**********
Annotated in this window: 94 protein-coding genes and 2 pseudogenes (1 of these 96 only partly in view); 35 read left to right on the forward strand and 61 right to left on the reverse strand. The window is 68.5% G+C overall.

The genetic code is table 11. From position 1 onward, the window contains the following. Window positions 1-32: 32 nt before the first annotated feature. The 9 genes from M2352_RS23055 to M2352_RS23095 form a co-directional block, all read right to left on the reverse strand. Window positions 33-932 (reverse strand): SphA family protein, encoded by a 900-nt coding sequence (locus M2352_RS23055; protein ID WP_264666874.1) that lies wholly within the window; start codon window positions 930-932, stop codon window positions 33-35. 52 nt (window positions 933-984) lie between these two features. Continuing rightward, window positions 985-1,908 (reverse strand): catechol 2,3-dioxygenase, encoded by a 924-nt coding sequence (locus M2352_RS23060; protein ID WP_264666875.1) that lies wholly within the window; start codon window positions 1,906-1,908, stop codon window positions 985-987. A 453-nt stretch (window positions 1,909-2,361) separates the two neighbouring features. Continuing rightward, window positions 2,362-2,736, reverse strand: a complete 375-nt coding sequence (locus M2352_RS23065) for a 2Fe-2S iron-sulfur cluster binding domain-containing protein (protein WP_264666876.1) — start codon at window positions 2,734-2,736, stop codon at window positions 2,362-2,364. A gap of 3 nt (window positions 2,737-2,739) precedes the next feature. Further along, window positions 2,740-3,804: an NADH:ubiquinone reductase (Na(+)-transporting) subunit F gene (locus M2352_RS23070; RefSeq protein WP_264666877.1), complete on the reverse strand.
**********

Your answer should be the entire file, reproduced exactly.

Annotated in this window: 94 protein-coding genes and 2 pseudogenes (1 of these 96 only partly in view); 35 read left to right on the forward strand and 61 right to left on the reverse strand. The window is 68.5% G+C overall.

The genetic code is table 11. From position 1 onward, the window contains the following. Window positions 1-32: 32 nt before the first annotated feature. The 9 genes from M2352_RS23055 to M2352_RS23095 form a co-directional block, all read right to left on the reverse strand. Window positions 33-932 (reverse strand): SphA family protein, encoded by a 900-nt coding sequence (locus M2352_RS23055; protein ID WP_264666874.1) that lies wholly within the window; start codon window positions 930-932, stop codon window positions 33-35. 52 nt (window positions 933-984) lie between these two features. Continuing rightward, window positions 985-1,908 (reverse strand): catechol 2,3-dioxygenase, encoded by a 924-nt coding sequence (locus M2352_RS23060; protein ID WP_264666875.1) that lies wholly within the window; start codon window positions 1,906-1,908, stop codon window positions 985-987. A 453-nt stretch (window positions 1,909-2,361) separates the two neighbouring features. Continuing rightward, window positions 2,362-2,736, reverse strand: a complete 375-nt coding sequence (locus M2352_RS23065) for a 2Fe-2S iron-sulfur cluster binding domain-containing protein (protein WP_264666876.1) — start codon at window positions 2,734-2,736, stop codon at window positions 2,362-2,364. A gap of 3 nt (window positions 2,737-2,739) precedes the next feature. Further along, window positions 2,740-3,804: an NADH:ubiquinone reductase (Na(+)-transporting) subunit F gene (locus M2352_RS23070; RefSeq protein WP_264666877.1), complete on the reverse strand.